Will Smith has a different, arguably much smaller, problem. He is arguably the biggest movie star in the world, a guy who has scored massive worldwide hits in a variety of genres. But Following an impressive six-year run, from Men in Black 2 to Hancock, Smith finally had what could technically be called a 'miss'. I've argued before that Seven Pounds is still a relative hit, that $168 million worldwide for dark, somber, and relentlessly bleak drama about organ donation and suicide is a testament to Will Smith's star-power, not a strike against it. But the press ganged up, and Smith seemingly panicked, heading to the much-troubled Men in Black 3 (a film in such disarray that it may or may not actually get completed). For what it's worth, Men in Black 2 and Bad Boys 2 were partially 'comeback' films too, coming off a few box office whiffs (Wild Wild West, The Legend of Bagger Vance, Ali). While Will Smith remains the unchallenged box office champ at the moment, there was a fear that the 'failure' of Seven Pounds would have him fleeing back to the safety of his prior franchises (Independence Day, Men in Black, Bad Boys, etc). That Smith has apparently signed on for this original genre entry is a hopeful sign that the man who powered The Pursuit of Happyness to $307 million has not given up on his own star power.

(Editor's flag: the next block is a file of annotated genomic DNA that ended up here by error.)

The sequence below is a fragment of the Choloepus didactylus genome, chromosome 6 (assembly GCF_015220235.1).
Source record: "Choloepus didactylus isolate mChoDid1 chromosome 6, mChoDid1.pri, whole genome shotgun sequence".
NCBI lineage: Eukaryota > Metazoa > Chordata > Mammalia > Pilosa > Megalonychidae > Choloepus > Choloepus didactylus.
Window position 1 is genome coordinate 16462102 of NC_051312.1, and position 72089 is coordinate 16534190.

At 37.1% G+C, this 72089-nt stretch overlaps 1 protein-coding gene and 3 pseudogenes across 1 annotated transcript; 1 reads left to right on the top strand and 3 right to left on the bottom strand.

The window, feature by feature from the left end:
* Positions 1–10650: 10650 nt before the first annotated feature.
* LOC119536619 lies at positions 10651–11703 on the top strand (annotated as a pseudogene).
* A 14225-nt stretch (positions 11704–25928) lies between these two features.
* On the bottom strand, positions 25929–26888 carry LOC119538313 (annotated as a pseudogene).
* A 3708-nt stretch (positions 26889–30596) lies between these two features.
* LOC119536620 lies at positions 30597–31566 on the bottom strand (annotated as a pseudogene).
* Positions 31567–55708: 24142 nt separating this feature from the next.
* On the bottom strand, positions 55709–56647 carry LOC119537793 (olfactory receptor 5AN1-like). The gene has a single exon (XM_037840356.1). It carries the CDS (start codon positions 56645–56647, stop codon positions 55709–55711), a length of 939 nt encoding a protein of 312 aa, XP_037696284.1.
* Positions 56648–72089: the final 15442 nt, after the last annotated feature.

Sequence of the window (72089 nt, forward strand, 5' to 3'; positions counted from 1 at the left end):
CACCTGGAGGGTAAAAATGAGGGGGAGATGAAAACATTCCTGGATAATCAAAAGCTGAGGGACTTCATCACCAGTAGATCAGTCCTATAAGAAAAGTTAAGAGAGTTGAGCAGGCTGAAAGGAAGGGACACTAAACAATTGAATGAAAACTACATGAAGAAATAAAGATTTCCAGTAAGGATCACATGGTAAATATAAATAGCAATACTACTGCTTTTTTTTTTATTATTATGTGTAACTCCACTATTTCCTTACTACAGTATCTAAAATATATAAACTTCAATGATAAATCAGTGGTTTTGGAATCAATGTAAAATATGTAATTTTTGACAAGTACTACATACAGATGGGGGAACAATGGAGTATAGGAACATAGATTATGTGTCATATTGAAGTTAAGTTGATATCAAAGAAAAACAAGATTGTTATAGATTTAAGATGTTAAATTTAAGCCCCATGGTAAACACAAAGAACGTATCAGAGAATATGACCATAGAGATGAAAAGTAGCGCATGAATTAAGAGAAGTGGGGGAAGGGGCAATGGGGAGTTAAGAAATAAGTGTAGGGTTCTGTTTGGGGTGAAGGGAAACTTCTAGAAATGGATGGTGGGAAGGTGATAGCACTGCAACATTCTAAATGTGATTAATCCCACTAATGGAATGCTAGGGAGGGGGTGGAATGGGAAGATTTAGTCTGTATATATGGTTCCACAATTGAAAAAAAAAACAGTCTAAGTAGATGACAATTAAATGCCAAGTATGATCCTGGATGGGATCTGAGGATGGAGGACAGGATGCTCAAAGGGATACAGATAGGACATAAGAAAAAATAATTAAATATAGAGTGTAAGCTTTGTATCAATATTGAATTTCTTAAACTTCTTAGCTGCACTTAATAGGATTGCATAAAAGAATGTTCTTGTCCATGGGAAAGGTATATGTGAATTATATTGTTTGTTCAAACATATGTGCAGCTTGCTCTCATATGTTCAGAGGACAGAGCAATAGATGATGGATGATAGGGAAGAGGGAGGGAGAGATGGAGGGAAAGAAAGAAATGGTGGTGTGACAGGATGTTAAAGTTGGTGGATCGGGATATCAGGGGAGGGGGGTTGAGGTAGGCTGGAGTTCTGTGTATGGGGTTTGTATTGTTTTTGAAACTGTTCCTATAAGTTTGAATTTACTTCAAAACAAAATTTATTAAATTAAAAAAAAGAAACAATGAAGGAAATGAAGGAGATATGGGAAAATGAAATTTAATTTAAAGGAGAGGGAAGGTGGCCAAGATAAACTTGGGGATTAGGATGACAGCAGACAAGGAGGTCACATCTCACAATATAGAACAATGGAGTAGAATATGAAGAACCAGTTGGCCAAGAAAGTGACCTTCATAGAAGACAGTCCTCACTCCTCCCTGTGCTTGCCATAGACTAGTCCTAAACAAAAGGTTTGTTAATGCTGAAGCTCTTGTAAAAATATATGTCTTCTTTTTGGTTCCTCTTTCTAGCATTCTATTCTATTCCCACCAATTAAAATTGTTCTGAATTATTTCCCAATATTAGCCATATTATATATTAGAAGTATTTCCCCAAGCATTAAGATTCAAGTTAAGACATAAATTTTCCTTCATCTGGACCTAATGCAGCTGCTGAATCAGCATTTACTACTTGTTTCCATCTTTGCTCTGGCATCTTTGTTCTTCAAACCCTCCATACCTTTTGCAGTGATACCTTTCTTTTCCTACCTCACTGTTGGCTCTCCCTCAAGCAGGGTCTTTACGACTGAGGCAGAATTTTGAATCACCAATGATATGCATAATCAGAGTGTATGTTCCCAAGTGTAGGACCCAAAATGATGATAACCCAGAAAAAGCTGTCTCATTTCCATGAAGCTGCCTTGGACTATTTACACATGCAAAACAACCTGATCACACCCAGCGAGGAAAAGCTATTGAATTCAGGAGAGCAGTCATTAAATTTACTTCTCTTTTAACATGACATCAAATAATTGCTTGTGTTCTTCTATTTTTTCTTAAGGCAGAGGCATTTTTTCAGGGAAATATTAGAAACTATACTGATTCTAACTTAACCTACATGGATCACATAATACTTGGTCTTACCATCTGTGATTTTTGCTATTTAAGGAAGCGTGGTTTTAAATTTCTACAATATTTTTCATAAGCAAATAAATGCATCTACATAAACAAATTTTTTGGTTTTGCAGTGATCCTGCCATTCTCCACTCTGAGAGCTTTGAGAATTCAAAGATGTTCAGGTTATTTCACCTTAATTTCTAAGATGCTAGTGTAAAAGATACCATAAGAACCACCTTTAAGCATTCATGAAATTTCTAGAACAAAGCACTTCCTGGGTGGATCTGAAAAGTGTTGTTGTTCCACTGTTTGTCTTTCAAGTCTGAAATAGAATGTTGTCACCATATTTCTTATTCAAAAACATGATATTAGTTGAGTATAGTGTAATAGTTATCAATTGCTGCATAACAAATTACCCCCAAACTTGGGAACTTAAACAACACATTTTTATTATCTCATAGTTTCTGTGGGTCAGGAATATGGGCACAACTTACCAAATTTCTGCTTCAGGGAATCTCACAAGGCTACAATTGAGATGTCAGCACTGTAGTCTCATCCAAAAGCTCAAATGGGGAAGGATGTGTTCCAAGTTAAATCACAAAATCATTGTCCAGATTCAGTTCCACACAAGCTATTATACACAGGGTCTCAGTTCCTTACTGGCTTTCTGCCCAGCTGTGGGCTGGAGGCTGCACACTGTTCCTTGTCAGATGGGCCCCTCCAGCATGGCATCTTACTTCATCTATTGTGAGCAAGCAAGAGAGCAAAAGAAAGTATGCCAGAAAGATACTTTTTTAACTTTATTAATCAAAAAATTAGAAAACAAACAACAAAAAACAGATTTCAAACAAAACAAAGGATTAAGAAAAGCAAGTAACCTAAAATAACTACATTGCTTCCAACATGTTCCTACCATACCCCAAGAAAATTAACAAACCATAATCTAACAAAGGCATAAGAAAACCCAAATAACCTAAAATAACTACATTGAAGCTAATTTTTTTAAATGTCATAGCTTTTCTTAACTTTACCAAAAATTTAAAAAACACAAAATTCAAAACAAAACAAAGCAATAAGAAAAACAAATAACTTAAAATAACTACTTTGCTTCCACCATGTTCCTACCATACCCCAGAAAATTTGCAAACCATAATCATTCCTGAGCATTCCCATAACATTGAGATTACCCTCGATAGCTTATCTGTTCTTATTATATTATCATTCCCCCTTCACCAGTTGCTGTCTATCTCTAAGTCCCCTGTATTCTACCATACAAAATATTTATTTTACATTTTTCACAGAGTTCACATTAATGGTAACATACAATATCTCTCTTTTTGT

So where does this leave these two iconic filmmakers? In a mutually beneficial place, I'd argue. Will Smith gets the chance to show yet again that he can power an original film to blockbuster levels, while giving his son Jaden another shot of box office mojo. He can prove yet again that he can pilot relatively high-quality genre films to blockbuster grosses without falling back on desperate cash-ins. After all, Will Smith isn't the biggest star in the world because Bad Boys II made $133 million domestic. Will Smith is the biggest star in the world because I Am Legend grossed $256 million domestic on his star-power alone. Let's see any of his would-be competitors (Johnny Depp, Adam Sandler) try a dark and depressing horror thriller where the main character is alone for the first two-thirds of the movie, there's almost no action for the first 80% of the picture, the dog slowly dies onscreen, and the hero kills himself in the end. I'd argue of course that Smith doesn't need to convince anyone of his star power, but his willingness to work without a net (and with a 'troubled' auteur) shows a grain of fearlessness that I was worried had been washed away.